Atlantans are going out of their way to help restaurants and bars they love survive the ongoing COVID-19 pandemic. This includes replacing dining out with ordering food for takeout and delivery, purchasing gift cards and merch from favorite establishments, donating to staff fundraisers, and tipping their favorite bartenders through sites like TIPSYATL or Service Industry Tips. But there are plenty of food-related charities and nonprofits around Atlanta also struggling to hang on during the global health crisis.
Send Eater Atlanta details on other food-related charities and nonprofit organizations helping to feed communities in need around the metro area.
Donate funds or food to Atlanta Community Food Bank. ACFB works with 600 nonprofits to provide over 60 million meals a year to people throughout Atlanta and north Georgia. The organization has become a critical resource for many who now find themselves unemployed due the pandemic, including those within Atlanta’s restaurant industry. Consider donating to other local community food banks, too.
Atlanta Dinners: Racial Healing with Community
Community social justice nonprofits One Small Change and Out of Hand Theater are teaming up to host 1,500 dinners over the next three years to help facilitate and build upon conversations surrounding race and equity. The dinners, an offshoot of the “Decatur Dinners” series, typically begin with a short play before dinner and frank discussion begin. Dinners are typically held at homes, places of worship, restaurants, and community centers, and include up to ten people. The goal is to kick off the Atlanta series with a set of dinners hosting 500 people this fall.
Giving Kitchen provides financial aid to Georgia-based restaurant and food industury workers facing financial hardships or a health crisis. There’s options to set up a one-time or recurring donation.
This organization provides meals, groceries, and other vital home services to Georgia’s and Atlanta’s elderly population and others who cannot leave their homes due to medical conditions or other extenuating circumstances.
This nonprofit community activist group champions the businesses, restaurants, and immigrant populations living along and around the Buford Highway corridor throughout metro Atlanta. Memberships and donations to the organization help fund initiatives like the oral history project, sidewalk and park revitalization measures, and most recently, allowing the organization to supply vital resources and information to businesses and restaurants struggling with the economic impacts of COVID-19.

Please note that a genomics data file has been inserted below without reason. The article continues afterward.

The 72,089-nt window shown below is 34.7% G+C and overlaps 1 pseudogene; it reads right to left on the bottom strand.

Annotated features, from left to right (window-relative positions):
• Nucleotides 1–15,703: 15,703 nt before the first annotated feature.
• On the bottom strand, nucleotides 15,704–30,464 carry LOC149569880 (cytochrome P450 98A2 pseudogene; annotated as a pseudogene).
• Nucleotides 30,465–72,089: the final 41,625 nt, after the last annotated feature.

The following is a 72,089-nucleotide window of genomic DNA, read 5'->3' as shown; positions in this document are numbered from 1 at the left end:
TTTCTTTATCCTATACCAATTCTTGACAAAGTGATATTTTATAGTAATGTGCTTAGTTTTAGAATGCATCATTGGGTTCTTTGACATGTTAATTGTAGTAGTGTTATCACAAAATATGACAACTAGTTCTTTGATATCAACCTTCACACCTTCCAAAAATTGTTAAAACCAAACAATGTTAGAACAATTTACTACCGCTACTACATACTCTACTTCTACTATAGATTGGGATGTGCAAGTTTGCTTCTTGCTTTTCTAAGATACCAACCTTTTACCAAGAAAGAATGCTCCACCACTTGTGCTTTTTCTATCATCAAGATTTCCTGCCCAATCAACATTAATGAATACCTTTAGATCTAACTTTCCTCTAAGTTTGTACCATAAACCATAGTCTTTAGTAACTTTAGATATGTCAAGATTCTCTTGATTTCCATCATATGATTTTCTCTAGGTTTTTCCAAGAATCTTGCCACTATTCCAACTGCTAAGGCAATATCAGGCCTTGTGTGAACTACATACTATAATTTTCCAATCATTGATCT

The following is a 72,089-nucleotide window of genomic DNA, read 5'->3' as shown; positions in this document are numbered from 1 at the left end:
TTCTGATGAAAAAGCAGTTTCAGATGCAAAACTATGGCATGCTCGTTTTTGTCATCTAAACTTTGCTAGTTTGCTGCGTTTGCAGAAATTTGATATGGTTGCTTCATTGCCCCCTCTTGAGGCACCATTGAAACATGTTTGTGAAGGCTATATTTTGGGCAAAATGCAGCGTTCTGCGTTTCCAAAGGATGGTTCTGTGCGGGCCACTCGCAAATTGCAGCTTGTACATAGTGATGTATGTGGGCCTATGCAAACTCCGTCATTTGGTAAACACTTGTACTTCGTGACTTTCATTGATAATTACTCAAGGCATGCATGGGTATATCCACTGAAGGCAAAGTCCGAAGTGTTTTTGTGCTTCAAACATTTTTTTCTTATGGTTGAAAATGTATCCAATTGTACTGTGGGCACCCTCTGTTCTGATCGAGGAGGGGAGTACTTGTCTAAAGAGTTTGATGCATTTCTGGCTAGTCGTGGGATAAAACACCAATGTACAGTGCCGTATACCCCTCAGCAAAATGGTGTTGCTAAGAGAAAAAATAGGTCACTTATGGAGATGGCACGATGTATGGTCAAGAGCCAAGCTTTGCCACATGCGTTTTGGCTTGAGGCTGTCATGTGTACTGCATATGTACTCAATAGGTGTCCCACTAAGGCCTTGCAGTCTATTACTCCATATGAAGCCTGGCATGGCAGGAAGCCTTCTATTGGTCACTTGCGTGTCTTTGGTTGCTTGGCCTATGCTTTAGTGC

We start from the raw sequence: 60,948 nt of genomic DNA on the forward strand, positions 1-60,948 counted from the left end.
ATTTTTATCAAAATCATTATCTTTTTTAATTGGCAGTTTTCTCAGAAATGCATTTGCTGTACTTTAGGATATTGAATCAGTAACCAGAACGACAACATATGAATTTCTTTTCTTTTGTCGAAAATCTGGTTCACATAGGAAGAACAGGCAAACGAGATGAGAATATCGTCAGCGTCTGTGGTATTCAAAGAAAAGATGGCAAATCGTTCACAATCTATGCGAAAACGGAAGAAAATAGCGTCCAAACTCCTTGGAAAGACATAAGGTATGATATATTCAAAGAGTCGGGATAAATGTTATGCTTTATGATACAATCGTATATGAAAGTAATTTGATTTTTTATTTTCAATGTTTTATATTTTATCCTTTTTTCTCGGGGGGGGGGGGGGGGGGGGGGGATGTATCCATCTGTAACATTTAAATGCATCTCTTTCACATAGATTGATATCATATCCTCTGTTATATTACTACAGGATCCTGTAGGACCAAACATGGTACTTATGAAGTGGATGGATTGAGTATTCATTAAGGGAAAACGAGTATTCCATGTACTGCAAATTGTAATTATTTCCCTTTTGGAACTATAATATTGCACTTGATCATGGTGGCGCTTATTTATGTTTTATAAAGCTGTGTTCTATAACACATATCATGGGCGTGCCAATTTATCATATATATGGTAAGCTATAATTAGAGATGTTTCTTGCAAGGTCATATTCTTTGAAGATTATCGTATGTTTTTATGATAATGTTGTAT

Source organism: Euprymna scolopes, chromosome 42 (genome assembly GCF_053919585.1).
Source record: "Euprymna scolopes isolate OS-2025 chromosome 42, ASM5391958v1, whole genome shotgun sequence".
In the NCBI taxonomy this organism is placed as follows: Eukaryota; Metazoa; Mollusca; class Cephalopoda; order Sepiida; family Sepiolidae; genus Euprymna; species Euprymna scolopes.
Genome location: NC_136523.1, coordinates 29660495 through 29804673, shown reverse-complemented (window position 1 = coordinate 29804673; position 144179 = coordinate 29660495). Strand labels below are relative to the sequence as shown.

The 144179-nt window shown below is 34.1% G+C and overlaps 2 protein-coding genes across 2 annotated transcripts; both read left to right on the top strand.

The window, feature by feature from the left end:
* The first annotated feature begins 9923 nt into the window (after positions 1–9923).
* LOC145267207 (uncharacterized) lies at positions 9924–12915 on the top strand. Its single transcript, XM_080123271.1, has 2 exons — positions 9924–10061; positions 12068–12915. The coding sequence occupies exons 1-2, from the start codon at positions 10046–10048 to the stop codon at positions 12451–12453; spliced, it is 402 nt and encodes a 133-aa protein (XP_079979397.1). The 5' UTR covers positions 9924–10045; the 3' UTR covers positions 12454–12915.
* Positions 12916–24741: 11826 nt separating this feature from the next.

The nonprofit helps support over 1.4 million food insecure families throughout Atlanta and Georgia by providing them with access to fresh and healthy foods. This includes helping to match SNAP and double SNAP benefits at grocery stores and farmers markets around the state. Donations are key to continue the work the organization does to combat food insecurity in Georgia.
Truly Living Well Center for Natural Urban Agriculture is a local farm initiative that helps to educate and feed urban communities within Atlanta. The center provides classes on gardening and farming, features produce at local farmers markets, and includes event facility rental at its Collegetown farm in West End. This year, Truly Living Well is launching a mobile farmers market called “TLW Farm on Wheels”. The new farm vehicle allows Truly Living Well to provide food insecure communities around Atlanta with access to healthy, fresh produce. The center is hoping to raise funds to continue the farm on wheels program in order to help provide food and cooking demos at area schools, senior centers, and hospitals around Atlanta.
Umi Feeds is an Atlanta-based food rescue nonprofit serving healthy meals to Atlanta’s homeless population via a mobile dinner service. Food rescued to create meals comes from local farms, grocery stores, area chefs, catering companies, and everyday Atlantans where produce, meats, and other food products might otherwise go to waste or unused. Umi Feeds also hands out personal care items, clothing, sanitary products, and blankets during the mobile dinner runs, in addition to providing meals. Donate through Cash App: $UmiFeedsInc or PayPal: Umifeeds@gmail.com.
Restaurants Feeding Communities in Need
Restaurants around metro Atlanta have become takeout and delivery joints overnight and laid off or furloughed hundreds of employees. Despite these financial hardships, many restaurants are finding ways to continue serving their communities beyond the dining room. Staplehouse joined forces with Giving Kitchen to launch “The Giving Soup Kitchen” out of the tasting menu restaurant on Edgewood Avenue. It’s meant to provide meals (at no cost) to out-of-work service industry people caught in the wake of abrupt layoffs. Chef Linton Hopkins and Gina Hopkins joined chef and restaurateur Edward Lee’s nationwide effort “Restaurant Workers Relief Program” to provide free boxes of essential food and household supplies to out-of-work Atlanta-area restaurant employees. #ATLFAMILYMEAL, founded by Michael Lennox of Electric Hospitality (Golden Eagle, Ladybird Grove & Mess Hall, Muchacho), teamed up with several other Atlanta restaurants to prepare and deliver meals to the area’s unemployed hospitality workers and their families. Charitable initiatives like these — both large and small — are taking place throughout Atlanta’s restaurant industry. These efforts often rely on the generosity of diners to help restaurants continue funding the soup kitchen and meal service operations, some of which also deliver meals to healthcare workers assisting COVID-19 patients.
Stay home if sick. Check the Georgia Department of Public Health website for guidance and twice-daily updates on the latest number of reported COVID-19 cases.